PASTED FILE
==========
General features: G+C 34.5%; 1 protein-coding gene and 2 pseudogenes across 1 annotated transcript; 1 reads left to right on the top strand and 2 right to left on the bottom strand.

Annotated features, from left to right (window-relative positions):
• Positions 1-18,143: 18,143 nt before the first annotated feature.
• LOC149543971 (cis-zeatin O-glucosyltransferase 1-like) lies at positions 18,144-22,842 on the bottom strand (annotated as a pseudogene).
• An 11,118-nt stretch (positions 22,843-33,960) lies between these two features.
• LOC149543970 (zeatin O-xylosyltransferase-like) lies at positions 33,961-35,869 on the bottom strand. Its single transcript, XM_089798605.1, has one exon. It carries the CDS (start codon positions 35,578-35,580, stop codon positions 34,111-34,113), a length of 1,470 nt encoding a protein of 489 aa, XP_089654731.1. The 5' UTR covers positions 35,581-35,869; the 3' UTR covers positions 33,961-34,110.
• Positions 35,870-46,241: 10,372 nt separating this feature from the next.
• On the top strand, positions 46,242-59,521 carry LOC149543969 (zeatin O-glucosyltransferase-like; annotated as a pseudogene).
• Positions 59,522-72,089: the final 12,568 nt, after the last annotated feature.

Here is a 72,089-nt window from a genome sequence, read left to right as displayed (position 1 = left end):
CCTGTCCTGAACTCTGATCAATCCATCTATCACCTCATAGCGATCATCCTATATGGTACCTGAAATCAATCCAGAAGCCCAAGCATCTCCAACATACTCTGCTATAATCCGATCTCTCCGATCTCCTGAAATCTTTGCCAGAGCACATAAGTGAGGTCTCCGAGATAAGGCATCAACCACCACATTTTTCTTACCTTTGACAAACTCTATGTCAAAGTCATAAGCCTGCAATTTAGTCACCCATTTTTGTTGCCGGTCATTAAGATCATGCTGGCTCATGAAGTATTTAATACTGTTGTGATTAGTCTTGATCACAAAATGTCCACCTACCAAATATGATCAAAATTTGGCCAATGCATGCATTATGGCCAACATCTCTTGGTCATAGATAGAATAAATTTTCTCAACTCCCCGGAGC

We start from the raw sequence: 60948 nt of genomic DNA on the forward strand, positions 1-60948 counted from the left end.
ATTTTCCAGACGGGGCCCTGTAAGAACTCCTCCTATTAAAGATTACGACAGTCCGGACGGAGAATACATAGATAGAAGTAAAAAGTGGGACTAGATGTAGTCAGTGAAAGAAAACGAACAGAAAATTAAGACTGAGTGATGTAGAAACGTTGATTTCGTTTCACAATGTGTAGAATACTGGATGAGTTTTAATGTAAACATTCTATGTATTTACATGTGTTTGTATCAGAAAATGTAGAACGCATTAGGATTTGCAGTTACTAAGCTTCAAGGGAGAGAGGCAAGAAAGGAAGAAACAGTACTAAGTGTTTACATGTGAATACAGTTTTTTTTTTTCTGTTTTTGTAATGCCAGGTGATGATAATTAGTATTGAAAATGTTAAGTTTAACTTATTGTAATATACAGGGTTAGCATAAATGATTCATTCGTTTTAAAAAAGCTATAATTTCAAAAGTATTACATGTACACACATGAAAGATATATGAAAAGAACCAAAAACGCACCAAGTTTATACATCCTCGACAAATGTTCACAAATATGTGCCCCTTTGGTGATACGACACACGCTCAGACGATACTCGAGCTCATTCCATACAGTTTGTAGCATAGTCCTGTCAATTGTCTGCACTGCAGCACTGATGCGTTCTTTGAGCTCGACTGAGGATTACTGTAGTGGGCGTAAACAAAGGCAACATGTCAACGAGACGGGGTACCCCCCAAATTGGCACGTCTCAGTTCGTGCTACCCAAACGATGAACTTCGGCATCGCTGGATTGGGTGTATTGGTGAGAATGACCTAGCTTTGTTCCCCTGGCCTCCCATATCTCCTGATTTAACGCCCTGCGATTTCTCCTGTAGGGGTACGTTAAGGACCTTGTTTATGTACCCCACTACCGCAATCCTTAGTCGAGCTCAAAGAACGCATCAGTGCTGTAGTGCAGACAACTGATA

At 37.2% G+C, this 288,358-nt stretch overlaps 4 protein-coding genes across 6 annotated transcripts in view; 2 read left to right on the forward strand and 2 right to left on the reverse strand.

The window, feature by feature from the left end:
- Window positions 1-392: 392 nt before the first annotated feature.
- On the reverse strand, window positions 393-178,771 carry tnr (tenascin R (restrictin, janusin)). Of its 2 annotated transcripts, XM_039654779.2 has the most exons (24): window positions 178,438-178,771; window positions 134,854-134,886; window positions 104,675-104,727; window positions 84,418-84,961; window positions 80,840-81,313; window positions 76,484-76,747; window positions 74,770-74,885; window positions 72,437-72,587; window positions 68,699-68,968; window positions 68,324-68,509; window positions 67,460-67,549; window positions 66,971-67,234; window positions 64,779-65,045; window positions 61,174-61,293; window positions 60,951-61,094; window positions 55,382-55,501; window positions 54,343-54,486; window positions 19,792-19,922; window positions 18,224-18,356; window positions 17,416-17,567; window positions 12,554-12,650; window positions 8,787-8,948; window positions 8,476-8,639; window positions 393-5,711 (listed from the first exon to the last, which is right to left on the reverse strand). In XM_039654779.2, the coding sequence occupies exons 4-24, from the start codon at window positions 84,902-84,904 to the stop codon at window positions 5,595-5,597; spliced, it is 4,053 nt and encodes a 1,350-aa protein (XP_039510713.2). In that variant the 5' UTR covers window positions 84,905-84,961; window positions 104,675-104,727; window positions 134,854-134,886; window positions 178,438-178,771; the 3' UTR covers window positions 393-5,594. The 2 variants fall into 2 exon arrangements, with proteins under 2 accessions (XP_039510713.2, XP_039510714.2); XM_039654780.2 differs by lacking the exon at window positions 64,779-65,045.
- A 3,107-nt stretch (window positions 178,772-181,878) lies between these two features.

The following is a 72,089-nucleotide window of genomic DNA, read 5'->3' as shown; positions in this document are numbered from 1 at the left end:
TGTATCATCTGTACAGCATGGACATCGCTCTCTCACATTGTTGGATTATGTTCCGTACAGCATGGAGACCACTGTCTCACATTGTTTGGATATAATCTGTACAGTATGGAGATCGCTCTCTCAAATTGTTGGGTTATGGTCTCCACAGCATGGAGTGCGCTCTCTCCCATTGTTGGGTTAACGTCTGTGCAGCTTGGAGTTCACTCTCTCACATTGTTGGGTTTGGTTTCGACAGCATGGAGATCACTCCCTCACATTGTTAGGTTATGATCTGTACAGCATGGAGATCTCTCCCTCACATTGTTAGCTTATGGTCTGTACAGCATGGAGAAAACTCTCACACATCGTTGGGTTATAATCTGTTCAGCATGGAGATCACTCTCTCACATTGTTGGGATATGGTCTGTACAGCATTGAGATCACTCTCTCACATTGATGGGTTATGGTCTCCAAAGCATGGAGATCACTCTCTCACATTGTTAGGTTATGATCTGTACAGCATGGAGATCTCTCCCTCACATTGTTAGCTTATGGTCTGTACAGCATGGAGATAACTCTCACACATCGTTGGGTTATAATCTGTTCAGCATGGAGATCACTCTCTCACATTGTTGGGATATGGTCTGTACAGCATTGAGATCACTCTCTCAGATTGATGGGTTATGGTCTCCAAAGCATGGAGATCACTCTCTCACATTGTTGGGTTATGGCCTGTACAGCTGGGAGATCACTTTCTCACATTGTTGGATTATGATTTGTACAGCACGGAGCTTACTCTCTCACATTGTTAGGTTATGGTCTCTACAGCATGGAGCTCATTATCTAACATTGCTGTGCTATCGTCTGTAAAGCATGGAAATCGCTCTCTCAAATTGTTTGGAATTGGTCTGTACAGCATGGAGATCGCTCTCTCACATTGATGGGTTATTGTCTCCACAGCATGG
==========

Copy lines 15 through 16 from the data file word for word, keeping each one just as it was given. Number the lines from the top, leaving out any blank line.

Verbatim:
The window, feature by feature from the left end:
- Window positions 1-392: 392 nt before the first annotated feature.